Golfers play their last rounds at Aurora's Fitzsimons Golf Course

AURORA, Colo. -- It was back in 1918 when Aurora's Fitzsimons Golf Course opened: An all-sand course with only nine holes was on army property. For nearly 100 years the course evolved, expanding to 18 holes and becoming a popular place to play for locals, finally becoming a public course in 1998. 

Fitzsimons was a favorite of former President Dwight Eisenhower. There is even a tree located in the middle of the sixth fairway that is named after him with a wood plaque that reads “Ike’s Tree.”

But after 99 years of history, the course will close for good on Sunday. Redevelopment will take its place.

"There was a lot of nostalgia here," said Rusty Rome, who has been golfing at Fitzsimons for 38 years. "I don't want to see it go."

The Fitzsimons Redevelopment Authority acquired the property from the Army 20 years ago. There was always a plan to replace the course with a bio tech park.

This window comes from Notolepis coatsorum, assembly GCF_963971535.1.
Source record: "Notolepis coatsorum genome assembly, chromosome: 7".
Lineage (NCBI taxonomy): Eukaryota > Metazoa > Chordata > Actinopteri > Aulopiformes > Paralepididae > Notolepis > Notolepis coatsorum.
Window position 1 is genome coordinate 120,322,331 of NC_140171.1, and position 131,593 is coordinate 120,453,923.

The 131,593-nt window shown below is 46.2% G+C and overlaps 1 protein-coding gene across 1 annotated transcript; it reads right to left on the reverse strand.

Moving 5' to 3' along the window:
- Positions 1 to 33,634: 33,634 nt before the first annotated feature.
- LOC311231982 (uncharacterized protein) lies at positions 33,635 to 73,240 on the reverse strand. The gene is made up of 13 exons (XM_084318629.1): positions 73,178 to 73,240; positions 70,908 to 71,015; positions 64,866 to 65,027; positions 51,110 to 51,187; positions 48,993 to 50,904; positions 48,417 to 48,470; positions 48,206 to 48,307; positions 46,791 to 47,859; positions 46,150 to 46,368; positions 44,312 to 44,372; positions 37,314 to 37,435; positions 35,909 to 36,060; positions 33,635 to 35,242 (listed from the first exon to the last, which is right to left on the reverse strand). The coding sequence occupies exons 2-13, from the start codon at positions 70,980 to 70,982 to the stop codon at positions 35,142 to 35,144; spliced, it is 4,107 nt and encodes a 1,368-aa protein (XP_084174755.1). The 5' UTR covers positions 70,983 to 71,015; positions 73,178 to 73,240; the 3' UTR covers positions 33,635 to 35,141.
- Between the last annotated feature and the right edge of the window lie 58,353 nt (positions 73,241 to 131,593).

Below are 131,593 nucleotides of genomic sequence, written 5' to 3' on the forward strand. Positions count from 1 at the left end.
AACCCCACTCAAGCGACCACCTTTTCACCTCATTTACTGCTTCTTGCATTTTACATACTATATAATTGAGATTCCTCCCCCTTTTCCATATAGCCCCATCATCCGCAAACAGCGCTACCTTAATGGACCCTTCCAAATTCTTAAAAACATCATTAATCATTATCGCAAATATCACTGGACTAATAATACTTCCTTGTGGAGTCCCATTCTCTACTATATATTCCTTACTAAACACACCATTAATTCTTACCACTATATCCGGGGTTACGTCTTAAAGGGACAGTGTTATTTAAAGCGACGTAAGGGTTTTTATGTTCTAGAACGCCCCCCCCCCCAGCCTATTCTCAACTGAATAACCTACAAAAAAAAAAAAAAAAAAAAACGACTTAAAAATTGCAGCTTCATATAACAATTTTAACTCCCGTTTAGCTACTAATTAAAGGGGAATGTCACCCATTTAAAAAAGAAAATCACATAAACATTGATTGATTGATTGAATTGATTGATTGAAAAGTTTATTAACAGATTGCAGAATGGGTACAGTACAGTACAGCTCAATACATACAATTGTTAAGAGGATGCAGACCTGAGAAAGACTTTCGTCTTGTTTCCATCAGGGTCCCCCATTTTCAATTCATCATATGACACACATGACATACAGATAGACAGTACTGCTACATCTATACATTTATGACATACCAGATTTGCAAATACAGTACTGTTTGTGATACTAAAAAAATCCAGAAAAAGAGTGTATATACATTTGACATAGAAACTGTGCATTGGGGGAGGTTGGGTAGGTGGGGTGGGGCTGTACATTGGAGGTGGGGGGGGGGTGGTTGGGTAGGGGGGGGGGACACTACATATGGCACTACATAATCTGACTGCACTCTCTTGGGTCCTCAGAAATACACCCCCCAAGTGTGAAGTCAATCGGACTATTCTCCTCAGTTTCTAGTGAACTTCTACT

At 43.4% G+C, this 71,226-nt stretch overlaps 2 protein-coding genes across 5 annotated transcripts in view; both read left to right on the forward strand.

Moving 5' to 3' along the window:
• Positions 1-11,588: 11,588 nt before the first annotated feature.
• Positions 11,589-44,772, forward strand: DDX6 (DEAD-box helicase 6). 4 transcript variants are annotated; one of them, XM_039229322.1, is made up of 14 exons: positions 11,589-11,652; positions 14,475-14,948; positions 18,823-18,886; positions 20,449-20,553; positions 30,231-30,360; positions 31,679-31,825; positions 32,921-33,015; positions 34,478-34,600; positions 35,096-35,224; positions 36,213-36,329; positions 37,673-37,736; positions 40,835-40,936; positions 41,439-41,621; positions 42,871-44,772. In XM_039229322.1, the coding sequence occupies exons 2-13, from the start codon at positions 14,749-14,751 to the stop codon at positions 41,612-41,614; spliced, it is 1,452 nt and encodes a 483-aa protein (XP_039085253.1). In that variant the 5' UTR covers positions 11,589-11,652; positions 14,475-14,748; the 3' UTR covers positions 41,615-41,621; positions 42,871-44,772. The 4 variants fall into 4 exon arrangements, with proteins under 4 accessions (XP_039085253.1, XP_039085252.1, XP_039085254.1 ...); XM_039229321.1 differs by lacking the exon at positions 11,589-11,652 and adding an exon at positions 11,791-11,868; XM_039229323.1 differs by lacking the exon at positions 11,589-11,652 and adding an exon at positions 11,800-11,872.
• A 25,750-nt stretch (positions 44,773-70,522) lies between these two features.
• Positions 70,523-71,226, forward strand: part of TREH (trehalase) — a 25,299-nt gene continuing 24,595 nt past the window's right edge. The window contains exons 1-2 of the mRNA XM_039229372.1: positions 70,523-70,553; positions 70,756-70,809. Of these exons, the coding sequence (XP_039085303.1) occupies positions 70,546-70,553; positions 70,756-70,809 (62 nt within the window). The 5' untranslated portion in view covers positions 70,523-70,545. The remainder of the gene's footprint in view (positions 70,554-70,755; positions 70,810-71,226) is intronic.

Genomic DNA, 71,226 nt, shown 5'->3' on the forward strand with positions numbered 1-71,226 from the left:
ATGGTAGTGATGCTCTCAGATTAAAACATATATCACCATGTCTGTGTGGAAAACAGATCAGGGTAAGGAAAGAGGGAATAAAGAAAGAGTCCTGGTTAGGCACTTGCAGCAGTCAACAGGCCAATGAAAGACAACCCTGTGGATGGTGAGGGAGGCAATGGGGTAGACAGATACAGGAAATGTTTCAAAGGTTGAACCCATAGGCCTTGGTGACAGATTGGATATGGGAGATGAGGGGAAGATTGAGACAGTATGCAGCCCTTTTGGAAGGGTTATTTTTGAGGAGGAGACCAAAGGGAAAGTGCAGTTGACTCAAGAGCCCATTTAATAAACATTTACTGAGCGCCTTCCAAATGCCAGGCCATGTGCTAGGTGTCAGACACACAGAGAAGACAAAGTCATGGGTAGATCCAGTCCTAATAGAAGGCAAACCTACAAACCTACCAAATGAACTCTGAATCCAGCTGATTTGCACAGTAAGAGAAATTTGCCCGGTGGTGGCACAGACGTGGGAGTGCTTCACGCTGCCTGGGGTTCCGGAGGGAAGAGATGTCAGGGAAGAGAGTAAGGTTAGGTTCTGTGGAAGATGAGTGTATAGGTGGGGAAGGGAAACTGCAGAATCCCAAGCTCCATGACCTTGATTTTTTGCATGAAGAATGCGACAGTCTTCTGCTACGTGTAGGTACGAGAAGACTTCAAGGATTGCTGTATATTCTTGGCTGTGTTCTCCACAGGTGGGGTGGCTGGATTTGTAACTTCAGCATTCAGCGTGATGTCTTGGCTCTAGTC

"When technology is developed here we want to start companies which create high-paying jobs," said Steve VanNurden, President and CEO of the Fitzsimons Redevelopment Authority. "We can do this right here on campus which is pretty unique in this country."

Five-thousand physicians work at Fitzsimons and there is a $450 million research budget to work with.

"From diagnostics to drug development, we have the ability to treat patients in a different way in the future," said VanNurden.

With the bio tech park comes apartments and a potential hotel which would also bring retail to the area.

"We can create a destination of a live, work and play model," said VanNurden.

The first bio tech building is set to be complete in the middle of 2019.

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